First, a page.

Human cortical representation of oral temperature

Center for Neurosensory Disorders, School of Dentistry, University of North Carolina, Chapel Hill, NC, United States.
Physiology & Behavior (Impact Factor: 2.98). 01/2008; 92(5):975-84. DOI: 10.1016/j.physbeh.2007.07.004
Source: PubMed


The temperature of foods and fluids is a major factor that determines their pleasantness and acceptability. Studies of nonhuman primates have shown that many neurons in cortical taste areas receive and process not only chemosensory inputs, but oral thermosensory (temperature) inputs as well. We investigated whether changes in oral temperature activate these areas in humans, or middle or posterior insular cortex, the areas most frequently identified for the encoding of temperature information from the human hand. In the fMRI study we identified areas of activation in response to innocuous, temperature-controlled (cooled and warmed, 5, 20 and 50 degrees C) liquid introduced into the mouth. The oral temperature stimuli activated the insular taste cortex (identified by glucose taste stimuli), a part of the somatosensory cortex, the orbitofrontal cortex, the anterior cingulate cortex, and the ventral striatum. Brain regions where activations correlated with the pleasantness ratings of the oral temperature stimuli included the orbitofrontal cortex and pregenual cingulate cortex. We conclude that a network of taste- and reward-responsive regions of the human brain is also activated by intra-oral thermal stimulation, and that the pleasant subjective states elicited by oral thermal stimuli are correlated with the activations in the orbitofrontal cortex and pregenual cingulate cortex. Thus the pleasantness of oral temperature is represented in brain regions shown in previous studies to represent the pleasantness of the taste and flavour of food. Bringing together these different oral representations in the same brain regions may enable particular combinations to influence the pleasantness of foods.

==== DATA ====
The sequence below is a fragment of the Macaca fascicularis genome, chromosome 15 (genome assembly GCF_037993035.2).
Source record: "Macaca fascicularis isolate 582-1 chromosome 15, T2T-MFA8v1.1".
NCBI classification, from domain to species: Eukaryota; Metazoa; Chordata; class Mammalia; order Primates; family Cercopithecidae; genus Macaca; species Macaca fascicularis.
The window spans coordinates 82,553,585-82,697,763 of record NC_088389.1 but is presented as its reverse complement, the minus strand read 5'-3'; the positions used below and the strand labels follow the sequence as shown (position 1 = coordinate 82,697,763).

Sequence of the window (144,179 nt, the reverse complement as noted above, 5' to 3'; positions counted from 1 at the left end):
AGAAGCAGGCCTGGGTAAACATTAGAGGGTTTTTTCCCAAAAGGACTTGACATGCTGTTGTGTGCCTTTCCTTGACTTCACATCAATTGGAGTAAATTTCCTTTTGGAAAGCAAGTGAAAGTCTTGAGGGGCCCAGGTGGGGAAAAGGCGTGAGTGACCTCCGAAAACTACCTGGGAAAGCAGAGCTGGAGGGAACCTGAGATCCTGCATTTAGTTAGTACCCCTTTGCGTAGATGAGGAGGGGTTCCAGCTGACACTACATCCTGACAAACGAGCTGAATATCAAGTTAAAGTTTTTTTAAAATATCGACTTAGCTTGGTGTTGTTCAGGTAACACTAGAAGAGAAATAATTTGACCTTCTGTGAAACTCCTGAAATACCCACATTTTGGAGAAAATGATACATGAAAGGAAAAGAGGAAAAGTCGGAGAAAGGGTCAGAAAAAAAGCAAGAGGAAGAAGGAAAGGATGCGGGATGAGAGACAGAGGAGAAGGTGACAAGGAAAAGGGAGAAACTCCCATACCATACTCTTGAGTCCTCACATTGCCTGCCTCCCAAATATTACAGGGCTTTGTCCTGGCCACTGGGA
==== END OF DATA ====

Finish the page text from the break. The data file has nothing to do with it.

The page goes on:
Download full-text


Available from: Francis Mcglone
  • Source
    • "Interoception, pain, or emphatic feeling, but also awareness of body movement and emotions as well as speech, have been correlated with activations in the insular cortex (Craig, 2009). Thermal, (Craig et al., 2000; Guest et al., 2007), 0306-4522/Ó 2014 IBRO. Published by Elsevier Ltd. "
    [Show abstract] [Hide abstract]
    ABSTRACT: In humans the identification of the primary gustatory cortex (PGC) is still under debate. Neuroimaging studies indicate Insula and overlying opercula as the best candidates but the exact position of the PGT within this region is not entirely clear. Moreover, inconsistencies appear when comparing results from studies using functional magnetic resonance imaging (FMRI), and gustatory event-related-potentials (gERP), or gustatory event-related magnetic fields (gERMF). fMRI indicates activations in the anterior part of the Insula and frontal operculum, while gERP and/or gERMF indicate activations at the transition between the parietal operculum and insula in its posterior part. Here it is important to note that for gERP and gERMF temporal and spatial characteristics of the stimulus must be well controlled to evoke a useful brain response. In the present study gERMF and gERP were recorded simultaneously using a whole-head system with 249 magnetometers and 32 electrodes, respectively; taste stimuli were applied using a stimulator providing excellent temporal and spatial control of the stimulus. Separate ERP and ERMF averaged waveforms were derived time-locked to the onset of the taste stimuli. The source analysis for the early time range revealed activity in the left and right anterior and mid part of the insula, where in the later time range the sources were located more in the posterior part of the insula.
    Full-text · Article · May 2014 · Neuroscience
  • Source
    • "In addition to sensation of pleasant warm cutaneous stimuli, representations of a number of other pleasant stimuli are described in the medial-orbitofrontal cortex and pregenual cingulate cortex. These include oral warmth (Guest et al., 2007), the attractiveness "
    [Show abstract] [Hide abstract]